Hollywood Launches Campaign About On-Screen Violence

Thursday, 28 Feb 2013 03:38 PM

By James Hirsen

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Ever since the Newtown, Conn., shooting that left 26 dead, including 20 children, Hollywood lobbyist groups and entertainment companies have been gearing up an extensive publicity campaign to help people make informed decisions when they watch violent material on television or in the movies.

The campaign has secured some major-league sponsors, like the Motion Picture Association of America, the National Association of Broadcasters, the National Cable & Telecommunications Association, the National Association of Theater Owners, and the American Cable Association. Additionally, cable giants like DirecTV and Verizon FiOS are co-sponsoring the initiative.

However, organizations that represent the video game industry are noticeably absent from the list of benefactors, who met with Vice President Joe Biden in January.

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MPAA Chairman Chris Dodd requested that a meeting with Hollywood lobbyists associated with video games, along with any affiliated trade groups, take place separately from their campaign.

The PR campaign will reportedly include broadcast and cable advertising, Internet websites, and social media. The goal is to inform the public on ratings designations, content-blocking technology, and various options for media access.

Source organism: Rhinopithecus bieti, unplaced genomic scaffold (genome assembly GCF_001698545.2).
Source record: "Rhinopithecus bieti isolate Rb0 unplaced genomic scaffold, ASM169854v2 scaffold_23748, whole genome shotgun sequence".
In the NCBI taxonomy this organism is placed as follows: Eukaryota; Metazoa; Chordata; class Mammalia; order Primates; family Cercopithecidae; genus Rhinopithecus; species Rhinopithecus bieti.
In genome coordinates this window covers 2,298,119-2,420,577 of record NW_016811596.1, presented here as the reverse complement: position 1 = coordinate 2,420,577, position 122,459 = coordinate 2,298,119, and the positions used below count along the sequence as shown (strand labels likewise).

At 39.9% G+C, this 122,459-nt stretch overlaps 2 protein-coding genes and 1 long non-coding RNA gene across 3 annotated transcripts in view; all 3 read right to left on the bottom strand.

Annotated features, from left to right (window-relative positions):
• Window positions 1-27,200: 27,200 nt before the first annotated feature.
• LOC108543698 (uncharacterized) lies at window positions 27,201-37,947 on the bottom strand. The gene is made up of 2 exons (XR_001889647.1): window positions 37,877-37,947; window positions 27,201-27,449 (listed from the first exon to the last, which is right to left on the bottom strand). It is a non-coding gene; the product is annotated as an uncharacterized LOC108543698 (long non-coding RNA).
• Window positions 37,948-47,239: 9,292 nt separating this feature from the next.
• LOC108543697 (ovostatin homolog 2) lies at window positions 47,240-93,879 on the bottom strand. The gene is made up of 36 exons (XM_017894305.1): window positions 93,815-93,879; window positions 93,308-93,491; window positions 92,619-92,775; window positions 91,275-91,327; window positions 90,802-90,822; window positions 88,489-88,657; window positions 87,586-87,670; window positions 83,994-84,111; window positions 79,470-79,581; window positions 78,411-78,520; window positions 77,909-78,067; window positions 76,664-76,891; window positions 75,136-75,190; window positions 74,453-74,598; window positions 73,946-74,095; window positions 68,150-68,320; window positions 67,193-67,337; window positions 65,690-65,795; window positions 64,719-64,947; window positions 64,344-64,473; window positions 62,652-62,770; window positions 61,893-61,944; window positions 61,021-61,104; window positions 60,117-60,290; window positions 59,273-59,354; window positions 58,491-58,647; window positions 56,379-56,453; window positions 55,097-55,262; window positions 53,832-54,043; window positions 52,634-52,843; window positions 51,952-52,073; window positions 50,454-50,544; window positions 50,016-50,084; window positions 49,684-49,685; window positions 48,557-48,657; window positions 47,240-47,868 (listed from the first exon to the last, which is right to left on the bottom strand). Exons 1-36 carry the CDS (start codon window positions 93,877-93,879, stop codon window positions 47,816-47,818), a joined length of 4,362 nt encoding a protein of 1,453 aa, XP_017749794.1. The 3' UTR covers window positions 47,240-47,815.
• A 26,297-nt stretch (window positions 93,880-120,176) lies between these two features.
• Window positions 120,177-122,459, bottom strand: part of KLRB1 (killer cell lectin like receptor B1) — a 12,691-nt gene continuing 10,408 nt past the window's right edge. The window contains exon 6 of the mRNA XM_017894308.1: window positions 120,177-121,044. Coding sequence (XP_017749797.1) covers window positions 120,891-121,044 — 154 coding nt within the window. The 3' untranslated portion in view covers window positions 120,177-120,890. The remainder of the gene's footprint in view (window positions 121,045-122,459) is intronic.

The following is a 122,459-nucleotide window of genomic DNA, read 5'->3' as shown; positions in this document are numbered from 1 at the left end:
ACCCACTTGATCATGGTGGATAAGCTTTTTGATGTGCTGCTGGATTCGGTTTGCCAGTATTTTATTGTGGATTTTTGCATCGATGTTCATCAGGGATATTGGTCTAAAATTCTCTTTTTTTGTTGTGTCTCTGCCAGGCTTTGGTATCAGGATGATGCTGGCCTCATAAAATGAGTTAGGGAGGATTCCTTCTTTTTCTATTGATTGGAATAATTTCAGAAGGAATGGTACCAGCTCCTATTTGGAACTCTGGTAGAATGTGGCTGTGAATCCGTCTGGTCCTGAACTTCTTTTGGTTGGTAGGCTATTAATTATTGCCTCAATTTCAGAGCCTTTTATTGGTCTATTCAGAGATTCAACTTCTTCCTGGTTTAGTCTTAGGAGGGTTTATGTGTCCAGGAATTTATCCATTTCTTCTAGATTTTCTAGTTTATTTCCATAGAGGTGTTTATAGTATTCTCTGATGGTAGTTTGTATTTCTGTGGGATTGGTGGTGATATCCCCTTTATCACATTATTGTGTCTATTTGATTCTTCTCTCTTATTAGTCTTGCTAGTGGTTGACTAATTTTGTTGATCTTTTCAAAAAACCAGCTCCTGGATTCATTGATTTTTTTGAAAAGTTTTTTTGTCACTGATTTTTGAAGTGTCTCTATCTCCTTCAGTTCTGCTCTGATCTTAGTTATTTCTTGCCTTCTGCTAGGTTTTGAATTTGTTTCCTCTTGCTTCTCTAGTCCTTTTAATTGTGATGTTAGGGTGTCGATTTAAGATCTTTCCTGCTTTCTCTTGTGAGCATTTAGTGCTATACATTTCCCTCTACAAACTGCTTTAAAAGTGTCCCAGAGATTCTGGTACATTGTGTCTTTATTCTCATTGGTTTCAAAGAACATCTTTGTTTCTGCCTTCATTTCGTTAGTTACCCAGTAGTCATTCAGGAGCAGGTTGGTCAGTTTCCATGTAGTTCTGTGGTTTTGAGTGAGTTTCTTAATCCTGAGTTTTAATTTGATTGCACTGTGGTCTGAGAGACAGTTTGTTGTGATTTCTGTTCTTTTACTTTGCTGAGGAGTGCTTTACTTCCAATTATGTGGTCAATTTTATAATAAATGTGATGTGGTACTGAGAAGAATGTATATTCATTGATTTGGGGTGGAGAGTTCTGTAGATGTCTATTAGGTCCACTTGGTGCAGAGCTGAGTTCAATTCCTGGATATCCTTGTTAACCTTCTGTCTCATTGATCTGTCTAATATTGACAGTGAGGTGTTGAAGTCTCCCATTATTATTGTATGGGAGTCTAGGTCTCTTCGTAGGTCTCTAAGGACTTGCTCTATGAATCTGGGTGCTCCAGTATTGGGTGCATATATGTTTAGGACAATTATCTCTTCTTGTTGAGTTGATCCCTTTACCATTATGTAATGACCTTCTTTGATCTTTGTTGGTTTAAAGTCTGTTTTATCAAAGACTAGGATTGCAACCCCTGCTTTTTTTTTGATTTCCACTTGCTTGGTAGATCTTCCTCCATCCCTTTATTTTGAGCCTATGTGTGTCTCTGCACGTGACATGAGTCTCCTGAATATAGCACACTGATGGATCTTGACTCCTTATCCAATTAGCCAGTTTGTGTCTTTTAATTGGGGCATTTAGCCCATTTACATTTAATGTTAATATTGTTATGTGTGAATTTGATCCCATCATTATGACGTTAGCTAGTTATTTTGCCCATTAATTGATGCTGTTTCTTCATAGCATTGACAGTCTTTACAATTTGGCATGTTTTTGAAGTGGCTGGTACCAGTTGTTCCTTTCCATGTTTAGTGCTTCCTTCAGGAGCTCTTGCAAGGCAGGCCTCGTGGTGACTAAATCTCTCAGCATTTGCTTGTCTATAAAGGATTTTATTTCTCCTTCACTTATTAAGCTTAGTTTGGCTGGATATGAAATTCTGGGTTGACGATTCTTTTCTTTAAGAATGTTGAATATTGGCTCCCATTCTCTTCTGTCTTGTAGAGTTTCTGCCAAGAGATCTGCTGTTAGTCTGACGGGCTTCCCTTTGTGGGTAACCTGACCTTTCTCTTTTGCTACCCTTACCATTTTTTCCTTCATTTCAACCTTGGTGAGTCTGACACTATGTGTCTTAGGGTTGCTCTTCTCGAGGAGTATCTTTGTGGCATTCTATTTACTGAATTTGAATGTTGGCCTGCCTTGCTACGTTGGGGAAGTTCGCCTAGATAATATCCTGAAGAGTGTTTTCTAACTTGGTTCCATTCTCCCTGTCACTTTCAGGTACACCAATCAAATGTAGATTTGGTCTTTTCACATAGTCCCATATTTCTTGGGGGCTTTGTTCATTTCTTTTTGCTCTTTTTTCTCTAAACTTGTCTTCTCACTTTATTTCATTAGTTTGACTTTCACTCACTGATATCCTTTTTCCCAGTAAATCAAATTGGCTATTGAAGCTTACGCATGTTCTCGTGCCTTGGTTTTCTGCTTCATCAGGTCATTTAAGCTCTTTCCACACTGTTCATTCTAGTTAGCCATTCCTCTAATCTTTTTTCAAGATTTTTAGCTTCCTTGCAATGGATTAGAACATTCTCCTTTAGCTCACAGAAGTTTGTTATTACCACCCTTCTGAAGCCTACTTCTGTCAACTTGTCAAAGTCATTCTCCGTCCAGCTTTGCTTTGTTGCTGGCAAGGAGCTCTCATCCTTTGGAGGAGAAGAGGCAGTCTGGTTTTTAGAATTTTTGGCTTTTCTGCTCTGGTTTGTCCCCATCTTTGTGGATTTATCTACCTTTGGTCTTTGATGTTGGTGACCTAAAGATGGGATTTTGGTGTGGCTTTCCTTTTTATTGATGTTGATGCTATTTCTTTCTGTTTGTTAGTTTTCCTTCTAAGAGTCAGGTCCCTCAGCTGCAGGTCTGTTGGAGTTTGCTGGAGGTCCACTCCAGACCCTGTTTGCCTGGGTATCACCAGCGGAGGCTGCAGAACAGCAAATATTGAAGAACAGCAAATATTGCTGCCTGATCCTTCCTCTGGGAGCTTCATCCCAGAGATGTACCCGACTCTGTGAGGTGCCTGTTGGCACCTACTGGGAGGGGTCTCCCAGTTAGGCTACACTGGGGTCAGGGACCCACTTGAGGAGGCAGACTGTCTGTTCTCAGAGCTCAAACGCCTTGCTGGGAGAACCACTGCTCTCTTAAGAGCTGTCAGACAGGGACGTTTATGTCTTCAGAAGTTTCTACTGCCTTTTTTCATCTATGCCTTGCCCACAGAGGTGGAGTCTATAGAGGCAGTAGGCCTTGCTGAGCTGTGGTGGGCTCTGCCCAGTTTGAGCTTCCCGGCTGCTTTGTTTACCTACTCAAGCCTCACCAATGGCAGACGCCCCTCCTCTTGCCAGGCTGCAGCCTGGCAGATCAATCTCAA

Advertising will include footage produced by industry associations, broadcast and cable companies, and spots previously produced by the Ad Council. Movie theaters and multiplexes across the nation will display big-screen advertisements prior to the start of feature films, which will focus on parental options with respect to violent content.

The groups behind the PR campaign have redesigned a website, TV Boss.org, which already had an emphasis on television ratings and parental control technology. Also, campaigners have resurrected FilmRatings.com, which breaks down what movie ratings mean.

“The public service advertising and collateral materials featured throughout the campaign will help consumers better understand the TV and film rating systems, remind them to 'be the boss' of their TVs, encourage them to consume media together as families, and help children understand the media they consume,” the alliance of trade associations and entertainment companies said in a statement.

Related stories:

Dodd: Hollywood Won't Curb Film, Game Violence in Wake of Newtown Shooting

Video Game Players Call For Violence 'Ceasefire' in Light of Sandy Hook

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